I would wait until I set eyes on their ride, whether or not this was facility policy. Even if the facility policy would say they could leave, if anything happened you have to defend your actions in court and to the BON in a hearing. Giving the med without seeing the ride in person is negligent, it's not good practice and it's not defensible. In the case of the supervisor saying to give it I would tell them to go ahead and give it themselves. If I had the med in my hand I would either waste or return it and let the supervisor take a new one out, I would not have any part in it. I would also write up a full incident report and keep a copy for myself at home. Just because a supervisor says to do something that does not trump your sound nursing judgement.

I am obligated to educate the patient about the requirements of having a designated driver if they are going to receive certain medications.

I educate.

I medicate.

I document.

I discharge when the provider determines that discharge is appropriate.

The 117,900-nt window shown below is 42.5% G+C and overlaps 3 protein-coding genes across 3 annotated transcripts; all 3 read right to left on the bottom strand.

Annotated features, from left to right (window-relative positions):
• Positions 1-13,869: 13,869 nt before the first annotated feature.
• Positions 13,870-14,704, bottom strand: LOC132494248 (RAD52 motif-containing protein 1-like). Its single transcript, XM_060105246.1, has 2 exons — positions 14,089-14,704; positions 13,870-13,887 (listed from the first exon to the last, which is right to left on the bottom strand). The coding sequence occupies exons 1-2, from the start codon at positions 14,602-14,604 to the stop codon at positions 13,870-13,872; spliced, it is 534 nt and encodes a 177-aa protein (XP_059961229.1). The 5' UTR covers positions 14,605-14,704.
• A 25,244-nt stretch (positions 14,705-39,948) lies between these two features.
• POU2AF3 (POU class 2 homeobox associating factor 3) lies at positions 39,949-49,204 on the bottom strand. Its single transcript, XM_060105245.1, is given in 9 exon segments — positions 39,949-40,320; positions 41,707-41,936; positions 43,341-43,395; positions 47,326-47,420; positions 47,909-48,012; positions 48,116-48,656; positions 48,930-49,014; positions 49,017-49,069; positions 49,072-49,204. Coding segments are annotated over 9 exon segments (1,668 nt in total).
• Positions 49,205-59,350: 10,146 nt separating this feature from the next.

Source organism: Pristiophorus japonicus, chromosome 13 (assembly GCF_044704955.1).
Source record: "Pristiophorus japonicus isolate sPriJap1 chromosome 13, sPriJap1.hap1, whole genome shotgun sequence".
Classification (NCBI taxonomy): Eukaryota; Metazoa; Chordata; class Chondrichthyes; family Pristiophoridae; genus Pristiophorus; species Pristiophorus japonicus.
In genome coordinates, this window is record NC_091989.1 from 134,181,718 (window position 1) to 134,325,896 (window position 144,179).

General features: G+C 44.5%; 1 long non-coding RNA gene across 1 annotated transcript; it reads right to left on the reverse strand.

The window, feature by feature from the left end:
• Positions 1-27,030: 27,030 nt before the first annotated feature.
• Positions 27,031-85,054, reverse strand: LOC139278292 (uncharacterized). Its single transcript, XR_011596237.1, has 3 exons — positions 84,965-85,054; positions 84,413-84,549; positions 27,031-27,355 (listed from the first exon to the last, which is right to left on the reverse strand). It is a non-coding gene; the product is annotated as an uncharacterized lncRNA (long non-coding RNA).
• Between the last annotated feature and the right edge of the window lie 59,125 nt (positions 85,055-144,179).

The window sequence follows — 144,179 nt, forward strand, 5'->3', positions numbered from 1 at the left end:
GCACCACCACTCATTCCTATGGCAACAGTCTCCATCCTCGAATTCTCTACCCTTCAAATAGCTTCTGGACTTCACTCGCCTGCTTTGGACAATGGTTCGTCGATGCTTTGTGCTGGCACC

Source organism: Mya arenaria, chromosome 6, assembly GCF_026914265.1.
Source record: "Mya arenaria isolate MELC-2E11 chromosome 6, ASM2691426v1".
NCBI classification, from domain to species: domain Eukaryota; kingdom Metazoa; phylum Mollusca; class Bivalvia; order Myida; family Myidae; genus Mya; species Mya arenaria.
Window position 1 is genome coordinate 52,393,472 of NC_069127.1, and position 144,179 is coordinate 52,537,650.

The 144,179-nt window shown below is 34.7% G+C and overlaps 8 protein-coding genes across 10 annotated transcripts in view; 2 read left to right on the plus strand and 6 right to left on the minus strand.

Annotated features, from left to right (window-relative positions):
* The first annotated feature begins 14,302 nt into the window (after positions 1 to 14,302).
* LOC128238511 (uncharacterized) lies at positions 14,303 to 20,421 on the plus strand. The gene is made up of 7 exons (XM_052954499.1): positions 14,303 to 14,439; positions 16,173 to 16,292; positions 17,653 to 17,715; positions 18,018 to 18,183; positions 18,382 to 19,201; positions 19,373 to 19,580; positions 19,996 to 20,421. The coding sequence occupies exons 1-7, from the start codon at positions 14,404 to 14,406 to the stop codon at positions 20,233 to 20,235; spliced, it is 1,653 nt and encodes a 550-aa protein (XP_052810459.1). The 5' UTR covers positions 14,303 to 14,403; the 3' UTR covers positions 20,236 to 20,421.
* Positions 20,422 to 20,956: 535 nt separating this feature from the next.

If no driver is available the patient may travel by bus or taxi presuming they are able to get to the bus stop (right outside the hospital grounds) or have the finances.

It seems to me that the need for the pain medication is a separate topic from discharge and I would not intend to cause a painful patient to suffer in the ED because they do not currently have someone in the unit to drive them. They are there needing care and treatment.

Flamingwallflower

Specializes in Medical-Surgical Nursing.

Few days ago, one of the nurses held Dilaudid from patient until she (the nurse) sees the person who will drive this patient home because patient drove herself to our ER. Patient did not have any problems with it and was willing to wait, however, our manager told her to give Dilaudid now and that she is not suppose to hold the pain medicine or any treatment just to see the responsible driver physically.

That separated our nurses in two groups here:

Group 1: "I will not give this patient Dilaudid until I see the driver because I do not want to put my license at risk when this person elopes after Dilaudid and runs over a bus full of nunns. I do not want to go to court and have it on me for the rest of my life that I contributed to killing of innocent people. My preceptor told me when I was a young nurse to always wait until I can see reponsible driver in person because many patients will lie to you that someone is coming but what truly ends up happening is that they get discharged and drive off in their own car!"